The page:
NOAV needs to raise $75000 to cover the following expenses:
-Funds to cover the costs of additional medical equipment
-Funds to cover round-trip travel and living expenses for rotating Vets and Volunteers
-Funds to move the cargo from Bangkok to Sri Lanka
-Volunteer Veterinarians to rotate in one to two month sessions on location
-Veterinarian Medical Schools Internships, Volunteer students, vet techs and volunteers with interests in animal welfare and care to partner with this effort
-Interns or volunteers to assist with the nonprofit NOAV International fundraising effort in the USA
-Frequent Flyer Miles donations to NOAV International Flight Bank
-Volunteer Veterinarians with international experience in tropical and emergency medicine in voluntary advisory or on site capacity
-Immediate and urgent donation of 6 roundtrip economy plance tickets from Amman, Jordan to Sri Lanka
-The Sri Lankan Mission Project target operations start date is June 2005

From The Editor: Practice Management

Practice management.

Those two words sum up the success or failure of any doctor who owns his or her own practice. Running a practice can sometimes seem to require eight arms and three clones of oneself.

From governmental regulations to hiring and training staff, to handling finances and collections, to figuring out how to properly market, improper practice management can often lead to unwanted stress for the untrained doctor.

In this quarter’s issue of The Practice Solution Magazine, we will have profiles from three doctors in different professions that were less than satisfied with their practices. Dr. Jeff Carden, a dentist from Alabama, Dr. Kathleen Bartos, a veterinarian from Florida, and Dr. Tommasina Pasqua, an optometrist from Michigan, all knew that their practices were not operating as productively as they could be. Dr. Bartos was even on the verge of bankruptcy.

Each of these doctors took their practices from where they were to tremendous successes.

How did they do it? Practice management consultants. These doctors recognized that there was something they did not know in how to run a practice and that perhaps someone else could have a different perspective.

I sat down with each doctor to find out why they continued to use practice management consultants considering that their practices have been doing and continue to do so incredibly well. They had very similar responses and yet they all had very specific problems to solve in the beginning.

I think you’ll find their stories interesting.

In this issue, you’ll also find some gold nuggets of practice management advice for doctors and office managers. We are also continuing to provide industry specific news and Dr. Barry Levy joins us again for a follow up on last quarter’s story regarding minimum standards of infection control for dentists.



Ken DeRouchie
Managing Editor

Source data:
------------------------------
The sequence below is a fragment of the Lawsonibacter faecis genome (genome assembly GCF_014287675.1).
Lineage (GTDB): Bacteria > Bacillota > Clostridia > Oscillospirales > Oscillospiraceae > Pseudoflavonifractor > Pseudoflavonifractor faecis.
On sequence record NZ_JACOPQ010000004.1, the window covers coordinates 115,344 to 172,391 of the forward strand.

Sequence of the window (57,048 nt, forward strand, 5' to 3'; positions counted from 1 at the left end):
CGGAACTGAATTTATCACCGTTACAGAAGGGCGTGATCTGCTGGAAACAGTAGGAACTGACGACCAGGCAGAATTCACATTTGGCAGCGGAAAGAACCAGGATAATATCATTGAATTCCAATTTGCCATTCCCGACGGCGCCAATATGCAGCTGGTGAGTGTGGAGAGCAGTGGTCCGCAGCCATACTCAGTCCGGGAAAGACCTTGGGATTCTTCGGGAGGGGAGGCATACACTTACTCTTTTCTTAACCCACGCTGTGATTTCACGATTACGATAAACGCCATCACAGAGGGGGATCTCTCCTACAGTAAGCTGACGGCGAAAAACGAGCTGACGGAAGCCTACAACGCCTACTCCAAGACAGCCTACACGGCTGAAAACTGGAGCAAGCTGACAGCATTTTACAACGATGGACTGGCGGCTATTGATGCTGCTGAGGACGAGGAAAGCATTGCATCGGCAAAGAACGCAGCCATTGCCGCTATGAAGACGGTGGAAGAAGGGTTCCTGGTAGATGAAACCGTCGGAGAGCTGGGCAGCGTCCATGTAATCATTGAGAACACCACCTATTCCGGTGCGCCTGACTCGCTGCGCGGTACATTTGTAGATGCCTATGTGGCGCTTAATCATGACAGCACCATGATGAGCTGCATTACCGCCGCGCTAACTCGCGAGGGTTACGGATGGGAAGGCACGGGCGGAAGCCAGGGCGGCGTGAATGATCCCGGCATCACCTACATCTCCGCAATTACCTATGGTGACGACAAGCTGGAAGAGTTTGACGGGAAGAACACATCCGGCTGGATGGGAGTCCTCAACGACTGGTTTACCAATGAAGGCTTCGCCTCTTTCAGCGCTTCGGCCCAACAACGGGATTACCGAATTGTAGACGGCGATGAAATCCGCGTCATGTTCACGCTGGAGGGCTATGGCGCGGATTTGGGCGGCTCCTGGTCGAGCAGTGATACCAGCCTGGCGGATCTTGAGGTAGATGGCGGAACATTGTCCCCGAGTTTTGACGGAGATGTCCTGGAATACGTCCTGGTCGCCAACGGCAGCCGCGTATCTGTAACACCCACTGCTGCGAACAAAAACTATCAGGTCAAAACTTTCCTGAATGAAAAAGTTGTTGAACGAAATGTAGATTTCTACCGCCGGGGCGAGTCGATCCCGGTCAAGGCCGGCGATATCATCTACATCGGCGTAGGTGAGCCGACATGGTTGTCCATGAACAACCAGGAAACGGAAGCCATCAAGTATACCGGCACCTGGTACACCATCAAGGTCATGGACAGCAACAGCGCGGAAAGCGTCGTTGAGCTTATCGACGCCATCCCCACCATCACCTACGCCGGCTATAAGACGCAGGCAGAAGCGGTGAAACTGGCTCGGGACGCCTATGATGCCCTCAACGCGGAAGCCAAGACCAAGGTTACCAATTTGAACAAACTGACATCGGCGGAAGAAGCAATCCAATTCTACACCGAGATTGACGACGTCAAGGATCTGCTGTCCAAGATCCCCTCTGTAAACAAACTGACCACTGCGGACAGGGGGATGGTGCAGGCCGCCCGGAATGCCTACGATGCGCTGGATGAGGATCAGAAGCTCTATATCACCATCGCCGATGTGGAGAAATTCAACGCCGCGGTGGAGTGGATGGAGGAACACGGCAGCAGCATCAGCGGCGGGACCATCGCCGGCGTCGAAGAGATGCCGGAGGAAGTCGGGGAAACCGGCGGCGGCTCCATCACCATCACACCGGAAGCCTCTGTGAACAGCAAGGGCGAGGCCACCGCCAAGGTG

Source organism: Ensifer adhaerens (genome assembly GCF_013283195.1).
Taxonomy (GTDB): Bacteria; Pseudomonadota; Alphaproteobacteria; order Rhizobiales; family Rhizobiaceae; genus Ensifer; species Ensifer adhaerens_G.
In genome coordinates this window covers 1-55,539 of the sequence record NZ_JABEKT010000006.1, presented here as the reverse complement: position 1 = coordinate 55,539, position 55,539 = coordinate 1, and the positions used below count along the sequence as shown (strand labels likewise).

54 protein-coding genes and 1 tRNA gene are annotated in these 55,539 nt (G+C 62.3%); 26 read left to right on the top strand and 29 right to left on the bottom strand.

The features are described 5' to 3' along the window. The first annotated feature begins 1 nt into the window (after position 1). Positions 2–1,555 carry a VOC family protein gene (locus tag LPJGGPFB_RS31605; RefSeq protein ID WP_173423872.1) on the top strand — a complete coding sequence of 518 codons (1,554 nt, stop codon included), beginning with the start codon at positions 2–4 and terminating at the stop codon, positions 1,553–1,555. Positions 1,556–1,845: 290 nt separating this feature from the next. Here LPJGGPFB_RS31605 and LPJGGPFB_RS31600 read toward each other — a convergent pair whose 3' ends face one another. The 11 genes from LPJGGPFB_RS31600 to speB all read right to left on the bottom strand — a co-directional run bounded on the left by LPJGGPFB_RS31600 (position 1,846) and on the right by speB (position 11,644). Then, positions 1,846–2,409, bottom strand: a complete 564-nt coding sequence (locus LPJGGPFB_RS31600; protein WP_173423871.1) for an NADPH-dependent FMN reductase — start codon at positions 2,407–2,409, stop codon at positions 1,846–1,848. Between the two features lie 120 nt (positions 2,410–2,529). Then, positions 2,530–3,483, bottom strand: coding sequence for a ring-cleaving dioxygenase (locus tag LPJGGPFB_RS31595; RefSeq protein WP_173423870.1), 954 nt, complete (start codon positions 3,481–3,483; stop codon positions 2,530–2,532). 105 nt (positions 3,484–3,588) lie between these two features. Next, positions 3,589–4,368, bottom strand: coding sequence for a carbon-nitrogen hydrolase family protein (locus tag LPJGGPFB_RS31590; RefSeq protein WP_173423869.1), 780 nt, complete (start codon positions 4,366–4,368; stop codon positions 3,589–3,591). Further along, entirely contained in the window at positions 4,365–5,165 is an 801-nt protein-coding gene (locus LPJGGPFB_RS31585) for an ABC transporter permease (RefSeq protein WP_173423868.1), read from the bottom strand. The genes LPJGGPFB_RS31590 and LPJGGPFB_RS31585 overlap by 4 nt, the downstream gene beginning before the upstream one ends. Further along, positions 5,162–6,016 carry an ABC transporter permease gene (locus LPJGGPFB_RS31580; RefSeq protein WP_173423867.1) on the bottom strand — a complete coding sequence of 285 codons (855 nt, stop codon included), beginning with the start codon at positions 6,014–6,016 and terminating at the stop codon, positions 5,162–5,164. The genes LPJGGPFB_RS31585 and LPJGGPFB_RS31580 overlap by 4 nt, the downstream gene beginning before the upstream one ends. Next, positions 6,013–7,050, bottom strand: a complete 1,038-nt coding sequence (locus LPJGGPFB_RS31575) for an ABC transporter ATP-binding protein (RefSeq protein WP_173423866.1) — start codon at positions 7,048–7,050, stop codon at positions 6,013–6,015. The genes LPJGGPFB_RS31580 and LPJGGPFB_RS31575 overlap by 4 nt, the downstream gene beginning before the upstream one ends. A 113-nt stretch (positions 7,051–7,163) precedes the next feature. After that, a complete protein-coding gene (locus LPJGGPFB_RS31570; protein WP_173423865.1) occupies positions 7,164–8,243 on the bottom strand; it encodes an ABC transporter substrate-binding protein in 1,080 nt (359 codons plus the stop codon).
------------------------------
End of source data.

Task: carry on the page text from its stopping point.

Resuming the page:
The Practice Solution Magazine

PROFILE: Dr. Kathleen Bartos and Lou Bartos

How did Halifax Veterinary Clinic go from $0 in collections to over $1 million a year?


Dr. Kathleen Bartos and Lou Bartos

Practice: Halifax Veterinary Clinic

Location: Port Orange, Florida

A general small animal veterinarian, who specializes in veterinary acupuncture, Dr. Kathleen Bartos opened her clinic in July of 1990. Together with her husband Lou as office manager, the Halifax Veterinary Clinic struggled badly for the next five months. By December, they had $0 in collections. That’s right – $0.

Dr. Bartos had graduated from the University of Florida veterinary school in 1986. She worked as an associate for two and a half years and then did relief work for other veterinarians for a year and a half while attempting to build her own practice.

She thought she had the necessary tools to succeed.

But in December of 1990, on the verge of bankruptcy, she and Lou had a serious dilemma: do they invest in the practice more or do they shut down?

Due to Dr. Bartos’ strong desire to help animals, shutting down was clearly not an option.

The Bartos’ quickly decided that they needed help in managing their practice so they hired practice management consultants.

The first piece of advice they were given was to promote the practice and to promote without delay. Since it was December, they sent out holiday specific promotion and, within a month, things swiftly started changing for the better.

Within two months, the Bartos’ had received a 100% return on their investment in the program.

Fifteen years later, Halifax Veterinary Clinic produces over $1 million a year. It has its own in-house blood lab and Dr. Bartos has developed an incredible reputation as an excellent practitioner of veterinary acupuncture.

Even with their great success, The Bartos’ still use consulting services.

“It’s like going to church, if you stop going you feel like you’re missing something. And when we have new staff, we have to get them trained,” said Dr. Bartos. “It’s a successful action,” said Lou.

It may seem like the Bartos’ would have to work all the time in order to be this productive. Not true. They only work 4 days a week giving them plenty of opportunities to enjoy their hobbies of kayaking, hiking and spending time outdoors in other activities. They also have 5 cats and a dog.

At the end of the interview, Dr. Bartos had some advice for veterinarians just graduating. She said, “Don’t miss out on general practice by being a specialist, go into progressive, high quality general practices that are willing to innovate.”